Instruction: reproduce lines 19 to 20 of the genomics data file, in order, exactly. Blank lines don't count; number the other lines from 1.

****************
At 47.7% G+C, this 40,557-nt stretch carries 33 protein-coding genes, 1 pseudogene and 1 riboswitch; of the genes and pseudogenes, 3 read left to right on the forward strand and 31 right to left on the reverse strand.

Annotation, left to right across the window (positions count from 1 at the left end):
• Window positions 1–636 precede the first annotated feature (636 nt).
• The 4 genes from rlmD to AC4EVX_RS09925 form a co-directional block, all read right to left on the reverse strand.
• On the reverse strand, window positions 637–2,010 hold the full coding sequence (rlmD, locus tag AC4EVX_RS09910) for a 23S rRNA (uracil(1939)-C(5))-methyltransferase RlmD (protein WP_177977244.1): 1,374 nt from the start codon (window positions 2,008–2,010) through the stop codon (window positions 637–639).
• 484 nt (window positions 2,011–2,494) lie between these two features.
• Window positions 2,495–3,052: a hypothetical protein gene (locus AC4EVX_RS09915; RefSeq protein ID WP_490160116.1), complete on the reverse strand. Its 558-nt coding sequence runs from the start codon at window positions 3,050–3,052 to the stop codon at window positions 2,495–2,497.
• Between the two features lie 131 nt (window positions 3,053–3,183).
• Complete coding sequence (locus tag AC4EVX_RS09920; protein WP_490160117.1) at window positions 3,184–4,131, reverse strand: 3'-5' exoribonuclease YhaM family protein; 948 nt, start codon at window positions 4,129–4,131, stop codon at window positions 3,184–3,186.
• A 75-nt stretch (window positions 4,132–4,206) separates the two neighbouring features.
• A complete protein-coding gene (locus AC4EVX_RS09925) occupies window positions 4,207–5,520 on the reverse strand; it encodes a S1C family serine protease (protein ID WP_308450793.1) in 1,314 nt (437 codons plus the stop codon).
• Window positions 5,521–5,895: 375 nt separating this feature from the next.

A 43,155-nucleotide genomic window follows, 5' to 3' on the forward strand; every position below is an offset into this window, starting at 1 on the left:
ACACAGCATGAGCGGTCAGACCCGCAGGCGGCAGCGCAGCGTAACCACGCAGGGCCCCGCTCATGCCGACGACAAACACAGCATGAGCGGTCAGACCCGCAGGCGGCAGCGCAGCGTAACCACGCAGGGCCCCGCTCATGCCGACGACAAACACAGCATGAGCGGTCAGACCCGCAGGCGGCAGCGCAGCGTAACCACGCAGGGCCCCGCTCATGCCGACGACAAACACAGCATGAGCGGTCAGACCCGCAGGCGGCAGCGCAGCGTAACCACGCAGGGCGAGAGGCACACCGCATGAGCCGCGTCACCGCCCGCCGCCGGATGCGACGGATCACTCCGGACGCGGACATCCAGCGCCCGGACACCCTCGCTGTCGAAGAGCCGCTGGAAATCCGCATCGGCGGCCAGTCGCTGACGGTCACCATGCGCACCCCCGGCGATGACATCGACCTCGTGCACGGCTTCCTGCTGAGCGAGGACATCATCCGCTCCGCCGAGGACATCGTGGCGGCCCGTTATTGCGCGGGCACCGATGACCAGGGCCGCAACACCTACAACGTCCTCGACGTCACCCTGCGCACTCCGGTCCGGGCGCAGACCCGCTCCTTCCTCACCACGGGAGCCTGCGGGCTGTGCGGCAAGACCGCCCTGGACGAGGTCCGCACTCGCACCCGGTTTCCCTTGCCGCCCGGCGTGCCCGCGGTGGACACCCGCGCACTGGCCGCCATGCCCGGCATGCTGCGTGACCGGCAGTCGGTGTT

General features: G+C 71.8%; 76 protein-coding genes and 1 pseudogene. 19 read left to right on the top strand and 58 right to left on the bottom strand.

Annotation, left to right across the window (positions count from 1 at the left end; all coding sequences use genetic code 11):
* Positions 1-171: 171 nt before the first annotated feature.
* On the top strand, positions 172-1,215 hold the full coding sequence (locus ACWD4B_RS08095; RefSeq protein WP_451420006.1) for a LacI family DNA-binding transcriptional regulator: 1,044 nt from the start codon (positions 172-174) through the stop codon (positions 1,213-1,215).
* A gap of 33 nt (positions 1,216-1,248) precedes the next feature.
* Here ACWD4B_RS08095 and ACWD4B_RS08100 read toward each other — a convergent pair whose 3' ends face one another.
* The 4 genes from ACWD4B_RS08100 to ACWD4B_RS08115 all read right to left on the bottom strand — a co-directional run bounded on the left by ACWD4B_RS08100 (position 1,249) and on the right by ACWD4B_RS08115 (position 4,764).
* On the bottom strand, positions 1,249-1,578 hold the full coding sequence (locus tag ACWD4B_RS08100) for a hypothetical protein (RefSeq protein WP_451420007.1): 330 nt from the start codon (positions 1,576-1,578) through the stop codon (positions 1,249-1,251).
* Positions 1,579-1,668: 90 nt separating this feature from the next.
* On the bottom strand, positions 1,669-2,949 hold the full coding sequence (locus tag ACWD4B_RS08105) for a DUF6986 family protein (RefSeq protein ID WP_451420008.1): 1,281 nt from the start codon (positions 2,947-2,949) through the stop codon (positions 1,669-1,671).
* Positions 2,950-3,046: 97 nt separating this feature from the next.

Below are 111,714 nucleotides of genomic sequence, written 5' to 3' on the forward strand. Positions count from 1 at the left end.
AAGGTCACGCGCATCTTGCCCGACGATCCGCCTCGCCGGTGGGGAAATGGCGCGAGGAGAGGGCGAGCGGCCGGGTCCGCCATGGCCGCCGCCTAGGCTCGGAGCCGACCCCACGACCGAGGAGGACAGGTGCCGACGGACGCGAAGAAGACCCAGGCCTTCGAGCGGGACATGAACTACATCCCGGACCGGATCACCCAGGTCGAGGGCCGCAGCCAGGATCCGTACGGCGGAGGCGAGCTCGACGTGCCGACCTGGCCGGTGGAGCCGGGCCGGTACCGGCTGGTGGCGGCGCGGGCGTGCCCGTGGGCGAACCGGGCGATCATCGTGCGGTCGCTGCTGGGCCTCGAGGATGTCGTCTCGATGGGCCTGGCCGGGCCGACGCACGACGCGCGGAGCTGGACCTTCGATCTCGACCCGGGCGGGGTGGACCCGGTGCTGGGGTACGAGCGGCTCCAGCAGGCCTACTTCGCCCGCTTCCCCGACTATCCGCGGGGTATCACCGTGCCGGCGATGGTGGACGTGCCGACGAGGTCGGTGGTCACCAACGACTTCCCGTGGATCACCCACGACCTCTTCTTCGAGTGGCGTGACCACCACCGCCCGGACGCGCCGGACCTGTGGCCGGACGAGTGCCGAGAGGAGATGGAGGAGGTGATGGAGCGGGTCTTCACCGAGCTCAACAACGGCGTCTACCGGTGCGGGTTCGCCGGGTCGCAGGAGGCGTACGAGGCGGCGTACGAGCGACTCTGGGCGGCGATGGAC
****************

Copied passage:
* A gap of 33 nt (positions 1,216-1,248) precedes the next feature.
* Here ACWD4B_RS08095 and ACWD4B_RS08100 read toward each other — a convergent pair whose 3' ends face one another.